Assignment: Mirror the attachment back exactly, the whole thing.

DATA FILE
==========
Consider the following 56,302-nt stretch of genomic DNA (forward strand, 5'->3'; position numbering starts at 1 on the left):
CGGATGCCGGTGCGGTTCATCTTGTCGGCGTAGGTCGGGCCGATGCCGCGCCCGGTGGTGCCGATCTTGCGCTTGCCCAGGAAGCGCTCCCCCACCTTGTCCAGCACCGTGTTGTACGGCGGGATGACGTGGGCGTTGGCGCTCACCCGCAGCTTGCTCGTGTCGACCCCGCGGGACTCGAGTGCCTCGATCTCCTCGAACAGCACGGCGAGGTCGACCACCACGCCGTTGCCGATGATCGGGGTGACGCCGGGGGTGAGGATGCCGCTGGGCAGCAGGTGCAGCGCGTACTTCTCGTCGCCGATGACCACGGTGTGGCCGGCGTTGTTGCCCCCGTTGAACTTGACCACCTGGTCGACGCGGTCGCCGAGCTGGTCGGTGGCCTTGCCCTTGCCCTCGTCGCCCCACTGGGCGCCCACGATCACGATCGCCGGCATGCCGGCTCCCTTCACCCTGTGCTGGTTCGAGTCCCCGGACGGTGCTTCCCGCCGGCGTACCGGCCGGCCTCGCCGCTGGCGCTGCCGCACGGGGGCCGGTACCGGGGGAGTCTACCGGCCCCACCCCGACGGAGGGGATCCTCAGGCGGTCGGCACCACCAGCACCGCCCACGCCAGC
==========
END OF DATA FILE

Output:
Consider the following 56,302-nt stretch of genomic DNA (forward strand, 5'->3'; position numbering starts at 1 on the left):
CGGATGCCGGTGCGGTTCATCTTGTCGGCGTAGGTCGGGCCGATGCCGCGCCCGGTGGTGCCGATCTTGCGCTTGCCCAGGAAGCGCTCCCCCACCTTGTCCAGCACCGTGTTGTACGGCGGGATGACGTGGGCGTTGGCGCTCACCCGCAGCTTGCTCGTGTCGACCCCGCGGGACTCGAGTGCCTCGATCTCCTCGAACAGCACGGCGAGGTCGACCACCACGCCGTTGCCGATGATCGGGGTGACGCCGGGGGTGAGGATGCCGCTGGGCAGCAGGTGCAGCGCGTACTTCTCGTCGCCGATGACCACGGTGTGGCCGGCGTTGTTGCCCCCGTTGAACTTGACCACCTGGTCGACGCGGTCGCCGAGCTGGTCGGTGGCCTTGCCCTTGCCCTCGTCGCCCCACTGGGCGCCCACGATCACGATCGCCGGCATGCCGGCTCCCTTCACCCTGTGCTGGTTCGAGTCCCCGGACGGTGCTTCCCGCCGGCGTACCGGCCGGCCTCGCCGCTGGCGCTGCCGCACGGGGGCCGGTACCGGGGGAGTCTACCGGCCCCACCCCGACGGAGGGGATCCTCAGGCGGTCGGCACCACCAGCACCGCCCACGCCAGC